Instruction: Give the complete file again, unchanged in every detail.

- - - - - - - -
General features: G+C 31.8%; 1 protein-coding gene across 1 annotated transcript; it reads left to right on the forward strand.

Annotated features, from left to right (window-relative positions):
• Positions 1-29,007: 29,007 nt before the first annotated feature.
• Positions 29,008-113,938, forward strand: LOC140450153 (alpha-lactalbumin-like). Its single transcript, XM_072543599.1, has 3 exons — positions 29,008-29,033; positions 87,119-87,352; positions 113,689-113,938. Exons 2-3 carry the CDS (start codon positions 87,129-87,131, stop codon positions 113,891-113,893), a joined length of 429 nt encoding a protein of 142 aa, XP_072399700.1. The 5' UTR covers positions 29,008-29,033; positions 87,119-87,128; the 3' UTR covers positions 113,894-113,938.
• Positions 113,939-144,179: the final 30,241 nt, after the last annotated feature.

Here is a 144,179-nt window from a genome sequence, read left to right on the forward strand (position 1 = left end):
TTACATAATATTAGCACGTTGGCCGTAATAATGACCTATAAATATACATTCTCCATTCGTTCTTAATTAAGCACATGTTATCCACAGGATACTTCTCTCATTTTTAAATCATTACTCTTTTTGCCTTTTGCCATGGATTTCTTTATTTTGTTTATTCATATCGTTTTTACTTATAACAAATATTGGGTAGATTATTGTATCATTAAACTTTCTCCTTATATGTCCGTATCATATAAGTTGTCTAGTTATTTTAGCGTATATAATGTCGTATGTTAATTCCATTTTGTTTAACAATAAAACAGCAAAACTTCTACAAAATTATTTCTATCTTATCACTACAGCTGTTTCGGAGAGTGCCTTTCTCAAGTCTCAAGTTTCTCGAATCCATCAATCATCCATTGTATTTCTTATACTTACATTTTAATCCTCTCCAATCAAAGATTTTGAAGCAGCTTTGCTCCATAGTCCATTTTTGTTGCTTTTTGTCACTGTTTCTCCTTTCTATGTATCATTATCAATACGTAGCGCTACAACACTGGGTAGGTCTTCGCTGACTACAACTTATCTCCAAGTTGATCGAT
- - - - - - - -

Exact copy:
General features: G+C 31.8%; 1 protein-coding gene across 1 annotated transcript; it reads left to right on the forward strand.

Annotated features, from left to right (window-relative positions):
• Positions 1-29,007: 29,007 nt before the first annotated feature.
• Positions 29,008-113,938, forward strand: LOC140450153 (alpha-lactalbumin-like). Its single transcript, XM_072543599.1, has 3 exons — positions 29,008-29,033; positions 87,119-87,352; positions 113,689-113,938. Exons 2-3 carry the CDS (start codon positions 87,129-87,131, stop codon positions 113,891-113,893), a joined length of 429 nt encoding a protein of 142 aa, XP_072399700.1. The 5' UTR covers positions 29,008-29,033; positions 87,119-87,128; the 3' UTR covers positions 113,894-113,938.
• Positions 113,939-144,179: the final 30,241 nt, after the last annotated feature.

Here is a 144,179-nt window from a genome sequence, read left to right on the forward strand (position 1 = left end):
TTACATAATATTAGCACGTTGGCCGTAATAATGACCTATAAATATACATTCTCCATTCGTTCTTAATTAAGCACATGTTATCCACAGGATACTTCTCTCATTTTTAAATCATTACTCTTTTTGCCTTTTGCCATGGATTTCTTTATTTTGTTTATTCATATCGTTTTTACTTATAACAAATATTGGGTAGATTATTGTATCATTAAACTTTCTCCTTATATGTCCGTATCATATAAGTTGTCTAGTTATTTTAGCGTATATAATGTCGTATGTTAATTCCATTTTGTTTAACAATAAAACAGCAAAACTTCTACAAAATTATTTCTATCTTATCACTACAGCTGTTTCGGAGAGTGCCTTTCTCAAGTCTCAAGTTTCTCGAATCCATCAATCATCCATTGTATTTCTTATACTTACATTTTAATCCTCTCCAATCAAAGATTTTGAAGCAGCTTTGCTCCATAGTCCATTTTTGTTGCTTTTTGTCACTGTTTCTCCTTTCTATGTATCATTATCAATACGTAGCGCTACAACACTGGGTAGGTCTTCGCTGACTACAACTTATCTCCAAGTTGATCGAT